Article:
Grateful Dad #36: Taking Risks

September 11, 2022

In this edition of Grateful Dad, I share my thoughts about taking risks and a previous experience related to it.

A few weeks ago, I was having a conversation with a good friend, and I somehow confided to her how I felt a little frustrated with myself for wanting to always play it safe when it comes to my work. I wanted to move out of my comfort zone because that’s the only way for me to improve and conquer my fears.

Grateful Dad Taking Risks

Grateful Dad #36: Taking Risks

Back in 2010, I wrote in this blog about the skills that I wanted to achieve for myself: being street smart, being good at speaking and presenting, being good with people, and being creative. It’s funny because up to now, I’m still not good at talking and in presenting but I still try my best to overcome that.

Anyway, going back to my conversation with my friend, I also admitted that it does make me happy to be moving within a familiar space. I thrive in routines and sticking to the things that I know. My friend reassured me that it’s perfectly normal and is actually a phenomenon that comes with fatherhood.

Yes, that’s true. If I were single, I would’ve taken more risks not just in terms of job and career but also related to leisurely pursuits (as an example, I wanted to climb mountains before, believe me or not). Now that I’m a father, I have a family to think about and not just myself. Whatever I have is theirs. If I lose, we all lose.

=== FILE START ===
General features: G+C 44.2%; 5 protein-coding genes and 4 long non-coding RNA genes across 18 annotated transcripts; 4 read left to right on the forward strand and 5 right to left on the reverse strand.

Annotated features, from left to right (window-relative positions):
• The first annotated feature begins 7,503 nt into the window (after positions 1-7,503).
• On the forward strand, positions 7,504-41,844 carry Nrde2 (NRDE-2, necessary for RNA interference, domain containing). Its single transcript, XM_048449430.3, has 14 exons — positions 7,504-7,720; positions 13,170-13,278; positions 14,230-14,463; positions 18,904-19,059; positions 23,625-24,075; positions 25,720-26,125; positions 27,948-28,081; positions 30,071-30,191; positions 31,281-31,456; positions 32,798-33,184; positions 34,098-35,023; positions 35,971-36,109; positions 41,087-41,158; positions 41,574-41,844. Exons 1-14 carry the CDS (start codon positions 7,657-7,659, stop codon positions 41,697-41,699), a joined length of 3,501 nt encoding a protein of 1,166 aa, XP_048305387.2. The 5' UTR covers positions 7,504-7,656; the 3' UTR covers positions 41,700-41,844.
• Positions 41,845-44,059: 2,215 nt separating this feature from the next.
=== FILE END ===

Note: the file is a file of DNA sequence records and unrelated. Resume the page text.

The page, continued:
On the other hand, I guess I’m not really born to be too much of a riskier. I can venture a little beyond the border, so to speak, but not too far. As proof, here is a story I wrote more than a decade ago in this blog. I took the post down a few months back but I’m resharing it again because it’s suddenly so relatable to me again.


On Taking Risks
April 4, 2010

They say you should, from time to time, move out of your comfort zone so that you'd know your true limit.

From as far as I could remember, I have never really been much of a risk-taker. My decisions are based on whether I could do something easily or if I would gain something out of it. In short, I would never do something unless I knew I was the "sure winner." 

Not really a good thing considering the many missed opportunities that might have turned out to be better if I only took a chance. I'm trying not to be regretful, but I guess that's inevitable especially if you knew the advantages are far weightier than the drawbacks.

Going further, I recall only two occasions when I decided to take a big risk. Number one was when I decided not to practice Geology and shift instead to Advertising/Marketing. I think there's no more need to expound on this. Doing something beyond what you studied for in school is a big risk, I guess.

Number two was deciding to transfer to a bank. I wasn't sure about the culture and how I was supposed to fit in there. Plus, of course, knowing the fact that not all people there would be able to accept you because of your background.

This was actually my first time to work in the corporate world. Looking back, however, I would say the ride was well worth it. I learned a lot from the people I met and I was able to do things that I only imagined doing. It wasn't really close to ideal but at least I was able to gain confidence out of that experience.

Having said this, I couldn't help but feel excited at the thought of where I'm headed next. Nevertheless, I am hoping that the destination would still be a good one. Not really ideal but at least real.

As Logan Pearsall Smith puts it "What is more mortifying than to feel you've missed the Plum for want of courage to shake the Tree?"

Start taking risks and start living your life well.


How about you, would you consider yourself a risk-taker? Feel free to share your thoughts in the comment section below.

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